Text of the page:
In 1990 there was a lot of hope for either cross systems functionality or open systems functionality. The second differed from the first in that the system was built on Open Standards. It was the preferred approach as technologically there was nothing to prevent it except, and this was more the political side, whose system would be used to deliver the functionality.
The Move to Cross Platform
With the march of time, the move is now to cross platform rather than choosing a specific platform that is to run on everything. So Android has Android OS, and IOS is IOSOS and Linux and Windows. All that is required if that each platform has its own, indelible version of an app that can run software identically between platforms. Thus, if you want to use a certain platform with application cross platform functionality you can. Vendor’s can differentiate themselves and users can rely on the differentiated product. There is now no need for everyone to use say a Blackberry when Android and IOS applications can seamlessly talk to each other.
Liberating and Productive
The move to cross platform has many benefits. These benefits range from that of the sole user to that of a team. In terms of the sole user, choice is now the operative word. As an example, say your task manager or your diary runs on all of the Apple ecosystem and Android. You could easily function with a full Mac environment but have an Android phone. Here you might choose Android for the style or its more price competitive.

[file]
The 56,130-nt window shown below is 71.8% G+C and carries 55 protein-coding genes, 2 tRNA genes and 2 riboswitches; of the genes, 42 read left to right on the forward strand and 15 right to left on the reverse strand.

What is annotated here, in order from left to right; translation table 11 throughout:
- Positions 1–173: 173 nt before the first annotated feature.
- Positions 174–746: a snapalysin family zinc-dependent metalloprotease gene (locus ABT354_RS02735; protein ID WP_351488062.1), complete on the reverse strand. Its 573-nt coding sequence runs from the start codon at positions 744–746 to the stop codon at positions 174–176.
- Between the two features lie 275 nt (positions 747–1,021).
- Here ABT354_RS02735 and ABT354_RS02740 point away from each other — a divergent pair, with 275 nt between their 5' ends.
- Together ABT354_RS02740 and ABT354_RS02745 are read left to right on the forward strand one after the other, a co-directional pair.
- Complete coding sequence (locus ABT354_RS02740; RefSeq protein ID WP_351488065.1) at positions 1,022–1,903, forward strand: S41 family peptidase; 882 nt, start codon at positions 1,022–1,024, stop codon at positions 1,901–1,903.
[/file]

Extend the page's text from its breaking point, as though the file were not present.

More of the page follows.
In terms of a team, no longer are you forced to use a single platform but you can all work together but on the platform of your choice. Such functionality enhanced competition and price competitiveness. There are numerous reasons to want Open Systems or cross platform functionality.
It is really the cross platform functionality we are heading towards. The systems are becoming more complex to build as their functionality increases but with cross platform capabilities these costs tend to be dispersed over a wider audienced